Scatterplots are mainly used for two major reasons: to show distribution patterns and relationships. They allow you to encode data on both the x and y-axis to see if relationships or patterns exist between two variables.

But they have a reputation for being hard to understand. This…


How thinking like a stock trader can help you interpret time-series data

A man sitting in front of two laptops with stock charts and market data open. He’s browsing different stocks on each of the laptops.
A man sitting in front of two laptops with stock charts and market data open. He’s browsing different stocks on each of the laptops.
Photo by Adam Nowakowski on Unsplash

Line charts, or time series charts, are one of the oldest and most common charts used to represent data.

But it can be one of the simplest to mislead with as well. The reason for this is simple: we often use line charts to try and predict the future.


Two techniques for adding quantitative depth to your qualitative research.

A lot of question marks scattered on a table. 3 ?’s are highlighted in orange while the rest are black.
A lot of question marks scattered on a table. 3 ?’s are highlighted in orange while the rest are black.
Image by Arek Socha from Pixabay

Working with large datasets has made me realize the importance of making sure people start from the same place. I recently had to summarize survey and remote testing findings from over 130 participants for my stakeholders, and to do that, I needed to use a quantitative approach.

The typical ways I presented user findings, such as utilizing user quotes, didn’t seem appropriate with such a large dataset. Still, I didn’t think that going with complex quantitative research methods would be very helpful either. So I adopted two Exploratory Data Analysis techniques to convey findings to my stakeholders.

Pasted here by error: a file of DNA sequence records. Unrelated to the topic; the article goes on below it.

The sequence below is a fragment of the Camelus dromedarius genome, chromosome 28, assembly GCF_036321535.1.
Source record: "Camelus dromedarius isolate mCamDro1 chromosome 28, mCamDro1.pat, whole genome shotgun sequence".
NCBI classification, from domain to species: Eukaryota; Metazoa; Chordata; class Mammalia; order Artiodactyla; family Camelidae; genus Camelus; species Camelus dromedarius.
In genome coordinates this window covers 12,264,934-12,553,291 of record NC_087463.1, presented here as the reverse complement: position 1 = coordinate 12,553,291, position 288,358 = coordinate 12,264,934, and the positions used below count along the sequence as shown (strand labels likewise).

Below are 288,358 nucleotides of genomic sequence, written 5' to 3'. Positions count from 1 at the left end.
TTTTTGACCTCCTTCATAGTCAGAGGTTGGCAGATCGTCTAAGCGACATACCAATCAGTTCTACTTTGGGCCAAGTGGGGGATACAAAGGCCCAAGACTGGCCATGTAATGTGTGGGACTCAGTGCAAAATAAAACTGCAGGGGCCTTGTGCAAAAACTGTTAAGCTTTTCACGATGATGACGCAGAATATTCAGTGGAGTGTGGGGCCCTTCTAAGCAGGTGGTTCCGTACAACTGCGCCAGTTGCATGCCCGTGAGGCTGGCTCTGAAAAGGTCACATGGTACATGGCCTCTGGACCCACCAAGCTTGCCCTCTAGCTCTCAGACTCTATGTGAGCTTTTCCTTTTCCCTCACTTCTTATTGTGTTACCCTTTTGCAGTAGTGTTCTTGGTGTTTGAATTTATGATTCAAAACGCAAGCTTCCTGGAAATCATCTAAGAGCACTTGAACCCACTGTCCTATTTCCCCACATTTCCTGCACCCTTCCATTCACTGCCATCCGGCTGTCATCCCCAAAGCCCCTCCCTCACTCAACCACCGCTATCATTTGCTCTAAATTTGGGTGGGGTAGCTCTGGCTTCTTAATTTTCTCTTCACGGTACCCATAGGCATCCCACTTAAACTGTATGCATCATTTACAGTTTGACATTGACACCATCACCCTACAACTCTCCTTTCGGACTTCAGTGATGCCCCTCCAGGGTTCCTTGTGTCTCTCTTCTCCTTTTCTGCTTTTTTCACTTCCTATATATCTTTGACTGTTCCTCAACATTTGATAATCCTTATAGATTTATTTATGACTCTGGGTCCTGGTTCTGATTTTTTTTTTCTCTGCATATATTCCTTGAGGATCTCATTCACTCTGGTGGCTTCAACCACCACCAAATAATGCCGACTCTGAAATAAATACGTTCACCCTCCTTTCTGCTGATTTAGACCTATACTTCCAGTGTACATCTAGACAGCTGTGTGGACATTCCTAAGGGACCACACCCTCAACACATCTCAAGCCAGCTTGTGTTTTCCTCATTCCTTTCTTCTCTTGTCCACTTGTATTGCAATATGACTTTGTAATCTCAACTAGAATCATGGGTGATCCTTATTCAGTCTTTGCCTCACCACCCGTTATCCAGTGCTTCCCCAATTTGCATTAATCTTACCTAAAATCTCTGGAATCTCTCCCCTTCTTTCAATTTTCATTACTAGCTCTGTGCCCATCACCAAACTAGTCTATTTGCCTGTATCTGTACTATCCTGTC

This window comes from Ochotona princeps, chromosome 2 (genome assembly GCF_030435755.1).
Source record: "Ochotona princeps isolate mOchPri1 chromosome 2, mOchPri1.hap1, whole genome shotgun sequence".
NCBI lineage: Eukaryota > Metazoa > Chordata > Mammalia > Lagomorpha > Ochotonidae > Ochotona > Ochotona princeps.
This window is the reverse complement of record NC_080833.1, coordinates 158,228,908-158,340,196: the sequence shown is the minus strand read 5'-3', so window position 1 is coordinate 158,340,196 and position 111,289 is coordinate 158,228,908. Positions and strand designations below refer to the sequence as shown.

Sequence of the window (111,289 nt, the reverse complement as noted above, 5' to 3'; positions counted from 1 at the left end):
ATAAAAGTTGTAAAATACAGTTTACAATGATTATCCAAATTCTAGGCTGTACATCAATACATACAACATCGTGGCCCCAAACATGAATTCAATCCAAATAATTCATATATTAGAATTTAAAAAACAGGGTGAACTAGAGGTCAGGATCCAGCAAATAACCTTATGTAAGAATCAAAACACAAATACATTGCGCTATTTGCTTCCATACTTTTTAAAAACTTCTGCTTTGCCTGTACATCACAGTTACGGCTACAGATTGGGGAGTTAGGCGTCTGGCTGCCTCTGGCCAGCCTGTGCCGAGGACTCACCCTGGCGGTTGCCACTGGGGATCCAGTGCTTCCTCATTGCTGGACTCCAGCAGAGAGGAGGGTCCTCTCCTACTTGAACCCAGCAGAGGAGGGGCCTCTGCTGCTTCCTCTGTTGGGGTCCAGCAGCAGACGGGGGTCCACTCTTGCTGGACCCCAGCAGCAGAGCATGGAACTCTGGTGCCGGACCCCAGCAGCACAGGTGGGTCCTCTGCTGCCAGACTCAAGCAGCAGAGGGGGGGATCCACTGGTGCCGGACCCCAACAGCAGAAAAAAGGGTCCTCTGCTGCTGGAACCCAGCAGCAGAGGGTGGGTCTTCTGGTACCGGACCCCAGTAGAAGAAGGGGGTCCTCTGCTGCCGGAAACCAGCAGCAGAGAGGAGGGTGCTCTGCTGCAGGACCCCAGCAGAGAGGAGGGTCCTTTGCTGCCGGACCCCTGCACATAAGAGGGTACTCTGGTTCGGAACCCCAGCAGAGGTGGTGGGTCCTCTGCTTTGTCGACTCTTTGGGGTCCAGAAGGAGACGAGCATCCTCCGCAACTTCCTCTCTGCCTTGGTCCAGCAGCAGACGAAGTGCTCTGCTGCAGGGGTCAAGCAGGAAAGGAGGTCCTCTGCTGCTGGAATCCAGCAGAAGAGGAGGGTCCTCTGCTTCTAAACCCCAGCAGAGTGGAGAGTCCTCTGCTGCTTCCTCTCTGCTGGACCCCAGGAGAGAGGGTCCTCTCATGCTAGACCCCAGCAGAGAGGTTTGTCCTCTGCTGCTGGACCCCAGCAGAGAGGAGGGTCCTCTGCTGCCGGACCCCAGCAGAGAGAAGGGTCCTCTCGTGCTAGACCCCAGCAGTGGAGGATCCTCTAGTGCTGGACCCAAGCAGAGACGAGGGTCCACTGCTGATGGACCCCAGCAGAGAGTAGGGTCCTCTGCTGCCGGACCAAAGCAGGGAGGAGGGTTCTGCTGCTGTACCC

“The greatest value…


The two-word data visualization revolution that changed the way I think about bar charts

Source: Lauren Manning on Flickr

Bar charts are the most common, least problematic, and usually dullest data visualization solution.

They’re usually suitable for nearly every situation: their visual cues support any data and context. You’ve probably seen a bar chart this week or generated one if you’re working with data.

You also probably forgot about it until I reminded you.

Visually, there’s nothing problematic about bar charts: they are accurate and standardized charts used to compare between different categories. But because bar charts are assumed to be “the default chart”, sometimes they’re generated without thinking. …


How to avoid turning your visualization into a data graveyard

My worst data visualization work has all been dashboards, and I recently realized why.

Part of learning Data Viz is experimenting with different types of visualizations to present information, and dashboards are something I’ve been looking into as I’ve started working with more complex datasets.

It’s a standard visual format that a lot of people have come to expect, but there are several catastrophic mistakes you can fall into when creating one.